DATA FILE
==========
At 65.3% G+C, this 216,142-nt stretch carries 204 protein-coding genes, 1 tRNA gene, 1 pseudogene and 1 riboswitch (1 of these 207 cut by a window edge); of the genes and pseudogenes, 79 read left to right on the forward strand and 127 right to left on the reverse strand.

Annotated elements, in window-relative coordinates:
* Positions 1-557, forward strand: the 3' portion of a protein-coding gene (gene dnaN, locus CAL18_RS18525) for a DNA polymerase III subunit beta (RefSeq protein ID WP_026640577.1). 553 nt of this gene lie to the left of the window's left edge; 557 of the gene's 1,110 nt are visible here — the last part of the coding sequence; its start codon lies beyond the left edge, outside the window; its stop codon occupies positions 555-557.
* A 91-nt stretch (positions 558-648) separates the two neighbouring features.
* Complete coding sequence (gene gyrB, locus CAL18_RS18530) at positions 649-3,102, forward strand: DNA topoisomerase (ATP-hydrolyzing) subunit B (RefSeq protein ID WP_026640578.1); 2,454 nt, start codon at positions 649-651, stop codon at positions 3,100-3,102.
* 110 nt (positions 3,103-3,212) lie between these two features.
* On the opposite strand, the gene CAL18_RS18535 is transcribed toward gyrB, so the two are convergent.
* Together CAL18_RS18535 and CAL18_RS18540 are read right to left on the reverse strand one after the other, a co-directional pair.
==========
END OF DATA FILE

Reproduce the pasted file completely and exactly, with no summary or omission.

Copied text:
At 65.3% G+C, this 216,142-nt stretch carries 204 protein-coding genes, 1 tRNA gene, 1 pseudogene and 1 riboswitch (1 of these 207 cut by a window edge); of the genes and pseudogenes, 79 read left to right on the forward strand and 127 right to left on the reverse strand.

Annotated elements, in window-relative coordinates:
* Positions 1-557, forward strand: the 3' portion of a protein-coding gene (gene dnaN, locus CAL18_RS18525) for a DNA polymerase III subunit beta (RefSeq protein ID WP_026640577.1). 553 nt of this gene lie to the left of the window's left edge; 557 of the gene's 1,110 nt are visible here — the last part of the coding sequence; its start codon lies beyond the left edge, outside the window; its stop codon occupies positions 555-557.
* A 91-nt stretch (positions 558-648) separates the two neighbouring features.
* Complete coding sequence (gene gyrB, locus CAL18_RS18530) at positions 649-3,102, forward strand: DNA topoisomerase (ATP-hydrolyzing) subunit B (RefSeq protein ID WP_026640578.1); 2,454 nt, start codon at positions 649-651, stop codon at positions 3,100-3,102.
* 110 nt (positions 3,103-3,212) lie between these two features.
* On the opposite strand, the gene CAL18_RS18535 is transcribed toward gyrB, so the two are convergent.
* Together CAL18_RS18535 and CAL18_RS18540 are read right to left on the reverse strand one after the other, a co-directional pair.